Inspecting the pannier and rack I noticed I’d lost the grey shim which clips the pannier snug to the rail. I improvised a fix by wrapping a spare few centimetres of bar tape around the rail to increase its circumference and kept on going. I stopped a few miles later at Richardson grove state park to sure up the bar tape with some PVC tape. Though I made the mistake in stopping too soon, in the sun, rather than a few miles on in the cool shade of a small patch of redwoods.
Things improved a little when I diverted off the 101 on a scenic alternate route – highway 271 – which ran parallel to the main highway for a while then took off it’s own direction. It was underused and overgrown, and had a dry and deserty feel in the afternoon sun. It was the kind of road I imagine someone in a Tarantino film driving down to dispose of a body or torch a car.
Despite that, it was an improvement, and something interesting at least, as my mind was able to wander more freely and think about the abandoned RV, the cone with weeds growing through it, or the sticker someone had slapped on to one of the roadside markers I passed by.
I also thought a lot about when this day would end. After grasping snatches of the highway from the 271, I eventually rejoined it. The sun had dimmed a little and it was more enjoyable now but still slow progress. It crossed the south fork of the eel river a couple more times, before narrowing, descending, climbing, then levelling out as I reached my home for the night – Standish Hickey State Rectration area.
Just over the road from the entrance I pulled into The Peg House. A shop / bar / bakery / gift shop all in one. To reward myself for a tough day I went around the back to a beer garden and ordered a Dr Pepper, a pilsner, and a burger. It was all fantastic.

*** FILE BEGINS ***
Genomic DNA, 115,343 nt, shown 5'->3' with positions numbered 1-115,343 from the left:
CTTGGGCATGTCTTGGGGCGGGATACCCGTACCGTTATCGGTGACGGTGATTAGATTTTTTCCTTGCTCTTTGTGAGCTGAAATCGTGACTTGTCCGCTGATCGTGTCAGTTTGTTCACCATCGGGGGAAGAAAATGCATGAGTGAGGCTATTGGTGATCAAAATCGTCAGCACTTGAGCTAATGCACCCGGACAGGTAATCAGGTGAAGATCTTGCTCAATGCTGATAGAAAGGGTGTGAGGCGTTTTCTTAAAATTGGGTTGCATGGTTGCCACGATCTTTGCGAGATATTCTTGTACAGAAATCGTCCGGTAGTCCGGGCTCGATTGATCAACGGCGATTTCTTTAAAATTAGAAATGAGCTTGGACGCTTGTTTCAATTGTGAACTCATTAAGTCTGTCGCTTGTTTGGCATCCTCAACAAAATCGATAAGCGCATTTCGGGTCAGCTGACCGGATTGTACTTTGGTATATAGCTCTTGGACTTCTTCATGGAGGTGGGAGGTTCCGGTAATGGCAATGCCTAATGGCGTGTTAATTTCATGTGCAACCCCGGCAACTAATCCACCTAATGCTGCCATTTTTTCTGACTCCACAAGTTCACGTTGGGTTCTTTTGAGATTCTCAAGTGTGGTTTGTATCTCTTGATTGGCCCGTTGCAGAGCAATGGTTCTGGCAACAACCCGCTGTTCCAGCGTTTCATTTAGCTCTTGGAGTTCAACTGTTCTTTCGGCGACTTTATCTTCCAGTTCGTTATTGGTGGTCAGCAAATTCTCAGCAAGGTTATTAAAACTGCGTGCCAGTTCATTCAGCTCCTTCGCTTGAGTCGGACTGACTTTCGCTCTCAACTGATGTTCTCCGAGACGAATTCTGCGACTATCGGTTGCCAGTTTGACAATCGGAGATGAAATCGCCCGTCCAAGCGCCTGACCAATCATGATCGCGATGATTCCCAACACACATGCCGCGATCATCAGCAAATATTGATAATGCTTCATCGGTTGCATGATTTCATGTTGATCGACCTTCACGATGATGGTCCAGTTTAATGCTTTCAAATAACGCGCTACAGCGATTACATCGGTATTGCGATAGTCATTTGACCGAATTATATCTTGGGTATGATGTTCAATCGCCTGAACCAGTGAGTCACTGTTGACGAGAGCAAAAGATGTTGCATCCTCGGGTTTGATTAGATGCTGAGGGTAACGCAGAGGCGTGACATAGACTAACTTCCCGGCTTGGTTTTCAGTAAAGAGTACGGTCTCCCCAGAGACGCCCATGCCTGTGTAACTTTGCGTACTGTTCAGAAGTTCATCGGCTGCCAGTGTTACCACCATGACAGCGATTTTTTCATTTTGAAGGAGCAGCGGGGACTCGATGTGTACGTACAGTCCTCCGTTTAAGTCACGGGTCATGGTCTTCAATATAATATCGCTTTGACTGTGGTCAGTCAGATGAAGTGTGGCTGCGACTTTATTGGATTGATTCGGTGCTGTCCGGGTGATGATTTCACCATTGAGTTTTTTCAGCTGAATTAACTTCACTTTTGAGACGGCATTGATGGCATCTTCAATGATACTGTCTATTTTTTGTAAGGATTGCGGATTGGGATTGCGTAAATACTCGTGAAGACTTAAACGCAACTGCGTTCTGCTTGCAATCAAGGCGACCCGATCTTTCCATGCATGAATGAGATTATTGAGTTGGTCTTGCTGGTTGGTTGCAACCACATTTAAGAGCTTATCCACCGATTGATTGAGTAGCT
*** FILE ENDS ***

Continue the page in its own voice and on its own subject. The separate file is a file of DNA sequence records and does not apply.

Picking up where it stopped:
At my I spotted Ben – the guy I’d camped with the night before who was in a rush to make it to SF by Saturday. He’d also had a rough day, a much rougher day – having to hitch back and forth from Garberville to buy an inner tube. He looked a little defeated, but I imagine i did too. We were soon joined by two girls he’d cycled with over the last week, and an Austrian guy.
I headed over the road to make camp then wandered down to the river with the idea of swimming which I gave up on after looking at the water and realising it would be dark soon. I hiked back up the steep road I had come down, and crossed the road again for a can of beer.
It was dark now. the recreation area felt a bit strange – it wasn’t quite a State Park, and sat just off the highway, but the hiker/biker setup was great – electricity, loads of space, and a covered area for sitting or drying clothes.
Three new faces appeared: firstly the Indonesian man i’d not seen since Oregon who somehow had caught up, then at the shop a Chinese man who cycles 200km+ each day trying to make it from Alaska to Panama in 80 days, then a Catalanian guy who was hitchhiking his way around the world – he’d left Barcelona 9 months before and cooked potatoes and carrots in the dark.
The day I’d had cycling was forgotten now. The fact that so many different people from around the world had happened to converge at this one roadside park in California on some Wednesday evening in August occupied my mind. The conversation trailed into the dark as I retreated to my tent, happily distracted from the road behind me, and what challenges lay ahead tomorrow.